“A lot of the things talked about tonight, I wasn’t even aware of … the politics,” he explained. “I think the key to all this is to maintain a stable Board. I look forward to welcoming the new members.”
Gonzalez is well-known for his work in increasing bussing to the South end of Montclair, pushing schools to reopen this past year as well as helping with the special education audit. In a separate comment for TAPinto, staff asked that, if Gonzalez were reappointed, would he return to serve on the Board.
“Yes,” he answered. “While the work is difficult, it is rewarding to help shape policy that helps our underrepresented and vulnerable children.”
TAPinto staff also reached out to Petal Robertson, Crystal Hopkins, Eric Scherzer and Kathryn Weller-Demming for comment, with no response.
The BOE had Dan Daniello from HVAC contractor D&B Building Solutions present on the needlepoint bipolar ionization technology installed in Montclair schools. The district had the vendor Global Plasma Solutions (GPS) make the installation. However, due to public concern over its safety around children, the technology has remained off in all buildings.
All GPS products do not produce ozone or volatile organic compounds (VOCs), according to Daniello. He cited a byproduct analysis that was done in March, where no VOCs were observed above detection limits.
The presentation did little to reassure worried callers during public comment. One commenter, Melanie, pointed to a lack of peer-reviewed research that tested the product around children. She and others demanded the Board turn to public health officials for guidance on the technology.
Another caller brought up a letter written by Delphine Farmer, Assistant Professor of chemistry at Colorado State University, addressing the Montclair community. According to this letter, the district was right to turn off the ionization tech, citing a study the chemist conducted that tests the ionization in a real-world setting. According to the study, the technology creates various byproducts including formaldehyde, a poisonous gas.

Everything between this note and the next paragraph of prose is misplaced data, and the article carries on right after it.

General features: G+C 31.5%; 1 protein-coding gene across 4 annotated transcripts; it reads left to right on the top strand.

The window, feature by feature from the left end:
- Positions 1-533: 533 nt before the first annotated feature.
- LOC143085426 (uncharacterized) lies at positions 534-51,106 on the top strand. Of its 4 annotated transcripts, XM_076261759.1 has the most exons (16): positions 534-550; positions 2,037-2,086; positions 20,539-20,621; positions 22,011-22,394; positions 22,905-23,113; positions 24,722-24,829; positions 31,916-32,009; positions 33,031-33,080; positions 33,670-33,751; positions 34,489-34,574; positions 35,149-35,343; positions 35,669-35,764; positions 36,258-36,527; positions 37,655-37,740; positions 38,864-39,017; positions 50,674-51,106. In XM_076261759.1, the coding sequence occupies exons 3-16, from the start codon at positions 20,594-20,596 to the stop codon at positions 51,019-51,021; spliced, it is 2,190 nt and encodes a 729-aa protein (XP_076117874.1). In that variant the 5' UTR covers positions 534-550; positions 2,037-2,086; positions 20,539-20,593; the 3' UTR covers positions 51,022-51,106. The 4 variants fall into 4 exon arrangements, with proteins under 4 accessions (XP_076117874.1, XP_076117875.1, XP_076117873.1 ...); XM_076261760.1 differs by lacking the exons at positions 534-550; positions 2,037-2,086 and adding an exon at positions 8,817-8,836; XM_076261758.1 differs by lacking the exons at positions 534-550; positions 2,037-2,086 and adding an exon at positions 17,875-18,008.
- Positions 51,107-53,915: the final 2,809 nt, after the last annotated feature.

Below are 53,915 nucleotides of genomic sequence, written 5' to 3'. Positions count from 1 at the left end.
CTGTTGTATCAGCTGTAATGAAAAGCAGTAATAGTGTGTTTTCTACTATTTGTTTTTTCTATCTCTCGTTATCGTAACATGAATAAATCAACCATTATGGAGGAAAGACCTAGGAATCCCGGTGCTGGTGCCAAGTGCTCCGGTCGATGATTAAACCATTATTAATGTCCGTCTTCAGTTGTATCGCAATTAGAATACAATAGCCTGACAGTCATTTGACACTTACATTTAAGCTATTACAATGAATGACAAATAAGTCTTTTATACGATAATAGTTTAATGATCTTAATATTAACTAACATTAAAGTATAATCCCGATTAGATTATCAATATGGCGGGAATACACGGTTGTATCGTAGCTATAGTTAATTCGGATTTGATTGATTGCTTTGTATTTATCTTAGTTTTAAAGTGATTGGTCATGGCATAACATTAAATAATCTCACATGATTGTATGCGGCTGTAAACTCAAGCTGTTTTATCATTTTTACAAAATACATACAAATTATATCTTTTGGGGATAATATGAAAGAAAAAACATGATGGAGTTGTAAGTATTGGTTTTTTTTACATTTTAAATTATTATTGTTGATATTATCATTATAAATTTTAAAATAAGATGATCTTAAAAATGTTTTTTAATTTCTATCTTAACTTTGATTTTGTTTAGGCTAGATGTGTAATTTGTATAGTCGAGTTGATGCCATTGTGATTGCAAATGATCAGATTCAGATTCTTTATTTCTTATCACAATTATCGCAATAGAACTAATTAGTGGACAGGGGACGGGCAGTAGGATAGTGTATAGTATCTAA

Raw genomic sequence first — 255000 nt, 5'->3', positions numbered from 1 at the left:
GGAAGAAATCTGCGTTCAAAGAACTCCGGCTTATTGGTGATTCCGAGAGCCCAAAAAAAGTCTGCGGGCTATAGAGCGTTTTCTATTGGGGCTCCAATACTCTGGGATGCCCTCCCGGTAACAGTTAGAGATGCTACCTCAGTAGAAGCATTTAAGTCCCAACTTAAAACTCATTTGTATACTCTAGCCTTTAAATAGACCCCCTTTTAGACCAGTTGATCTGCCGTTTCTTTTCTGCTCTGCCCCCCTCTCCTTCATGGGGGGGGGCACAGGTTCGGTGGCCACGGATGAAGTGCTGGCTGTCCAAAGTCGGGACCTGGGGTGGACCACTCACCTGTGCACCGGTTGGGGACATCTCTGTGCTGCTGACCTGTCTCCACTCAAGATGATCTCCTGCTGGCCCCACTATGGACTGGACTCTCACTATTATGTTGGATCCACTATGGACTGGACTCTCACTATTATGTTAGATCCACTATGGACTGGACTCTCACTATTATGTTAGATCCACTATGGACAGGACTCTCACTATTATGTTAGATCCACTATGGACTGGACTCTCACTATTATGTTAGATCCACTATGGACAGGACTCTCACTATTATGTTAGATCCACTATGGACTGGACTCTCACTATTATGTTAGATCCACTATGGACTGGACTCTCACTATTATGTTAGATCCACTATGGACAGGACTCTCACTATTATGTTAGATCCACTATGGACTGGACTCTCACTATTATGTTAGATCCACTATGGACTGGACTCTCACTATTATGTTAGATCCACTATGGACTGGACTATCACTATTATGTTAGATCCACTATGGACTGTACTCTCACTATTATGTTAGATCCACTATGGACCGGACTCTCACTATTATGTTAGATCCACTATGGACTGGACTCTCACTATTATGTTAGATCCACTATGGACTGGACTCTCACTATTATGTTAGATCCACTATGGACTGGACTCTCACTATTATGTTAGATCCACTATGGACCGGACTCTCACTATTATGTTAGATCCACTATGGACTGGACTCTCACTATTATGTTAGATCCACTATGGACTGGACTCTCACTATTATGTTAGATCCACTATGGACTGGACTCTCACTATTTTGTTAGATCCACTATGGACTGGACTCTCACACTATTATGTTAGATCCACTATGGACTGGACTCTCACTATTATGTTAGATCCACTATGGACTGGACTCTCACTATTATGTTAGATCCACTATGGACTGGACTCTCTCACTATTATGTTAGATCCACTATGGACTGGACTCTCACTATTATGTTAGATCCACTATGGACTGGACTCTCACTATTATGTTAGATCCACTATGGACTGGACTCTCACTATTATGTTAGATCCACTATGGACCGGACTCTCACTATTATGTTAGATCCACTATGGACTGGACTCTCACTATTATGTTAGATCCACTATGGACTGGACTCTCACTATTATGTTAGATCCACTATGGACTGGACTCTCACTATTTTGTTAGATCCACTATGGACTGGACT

Parents called these installations a “well-intended, but incorrect decision” and that it gives “schools a false sense of security.”
However, according to Daniello, GPS has worked with over 2,500 schools nationwide, including districts in New Jersey such as West Orange, West Windsor and Howell to install air-cleaning technology.
When President of the Board Latifa Jannah asked if there had ever been issues with other districts, Daniello responded, “I cannot think of an unhappy customer on that list.”
Dr. Kalisha Morgan, Assistant Superintendent for Equity, Curriculum and Instruction, presented on enrichment programs for the upcoming summer.
The Summer Learning 2021 program is an opportunity to bridge the gap for students who might have lost out on learning while schools were in remote session. Elementary school students can participate in Summer Hike, which consists of English Language Arts (ELA) and math enrichment. Summer Step Up is targeted assistance for K-5 students. As usual, the high school is also offering credit recovery for students who might need to take a course.